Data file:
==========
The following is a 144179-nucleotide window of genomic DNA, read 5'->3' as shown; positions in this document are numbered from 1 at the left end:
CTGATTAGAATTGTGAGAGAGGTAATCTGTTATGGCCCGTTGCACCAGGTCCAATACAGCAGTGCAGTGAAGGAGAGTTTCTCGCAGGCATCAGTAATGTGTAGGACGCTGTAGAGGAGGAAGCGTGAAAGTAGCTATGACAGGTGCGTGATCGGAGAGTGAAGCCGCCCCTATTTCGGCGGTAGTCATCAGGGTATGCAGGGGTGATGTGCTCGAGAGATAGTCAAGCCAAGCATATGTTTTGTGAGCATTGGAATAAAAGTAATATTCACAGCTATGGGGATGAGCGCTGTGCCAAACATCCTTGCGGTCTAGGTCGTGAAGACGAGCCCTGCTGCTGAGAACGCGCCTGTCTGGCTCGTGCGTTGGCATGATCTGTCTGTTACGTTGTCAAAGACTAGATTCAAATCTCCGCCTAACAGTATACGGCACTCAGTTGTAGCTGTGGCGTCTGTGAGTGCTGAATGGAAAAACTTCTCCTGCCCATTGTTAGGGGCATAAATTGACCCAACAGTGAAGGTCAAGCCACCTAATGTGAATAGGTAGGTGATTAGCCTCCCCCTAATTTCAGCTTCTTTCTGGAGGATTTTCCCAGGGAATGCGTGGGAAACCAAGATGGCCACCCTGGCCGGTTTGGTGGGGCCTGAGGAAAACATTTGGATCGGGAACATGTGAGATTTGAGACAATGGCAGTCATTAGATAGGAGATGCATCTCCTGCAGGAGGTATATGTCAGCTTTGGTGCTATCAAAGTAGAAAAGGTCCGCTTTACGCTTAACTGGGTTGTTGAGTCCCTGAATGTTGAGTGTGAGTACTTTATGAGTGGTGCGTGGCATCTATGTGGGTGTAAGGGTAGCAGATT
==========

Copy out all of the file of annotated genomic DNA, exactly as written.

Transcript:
The following is a 144179-nucleotide window of genomic DNA, read 5'->3' as shown; positions in this document are numbered from 1 at the left end:
CTGATTAGAATTGTGAGAGAGGTAATCTGTTATGGCCCGTTGCACCAGGTCCAATACAGCAGTGCAGTGAAGGAGAGTTTCTCGCAGGCATCAGTAATGTGTAGGACGCTGTAGAGGAGGAAGCGTGAAAGTAGCTATGACAGGTGCGTGATCGGAGAGTGAAGCCGCCCCTATTTCGGCGGTAGTCATCAGGGTATGCAGGGGTGATGTGCTCGAGAGATAGTCAAGCCAAGCATATGTTTTGTGAGCATTGGAATAAAAGTAATATTCACAGCTATGGGGATGAGCGCTGTGCCAAACATCCTTGCGGTCTAGGTCGTGAAGACGAGCCCTGCTGCTGAGAACGCGCCTGTCTGGCTCGTGCGTTGGCATGATCTGTCTGTTACGTTGTCAAAGACTAGATTCAAATCTCCGCCTAACAGTATACGGCACTCAGTTGTAGCTGTGGCGTCTGTGAGTGCTGAATGGAAAAACTTCTCCTGCCCATTGTTAGGGGCATAAATTGACCCAACAGTGAAGGTCAAGCCACCTAATGTGAATAGGTAGGTGATTAGCCTCCCCCTAATTTCAGCTTCTTTCTGGAGGATTTTCCCAGGGAATGCGTGGGAAACCAAGATGGCCACCCTGGCCGGTTTGGTGGGGCCTGAGGAAAACATTTGGATCGGGAACATGTGAGATTTGAGACAATGGCAGTCATTAGATAGGAGATGCATCTCCTGCAGGAGGTATATGTCAGCTTTGGTGCTATCAAAGTAGAAAAGGTCCGCTTTACGCTTAACTGGGTTGTTGAGTCCCTGAATGTTGAGTGTGAGTACTTTATGAGTGGTGCGTGGCATCTATGTGGGTGTAAGGGTAGCAGATT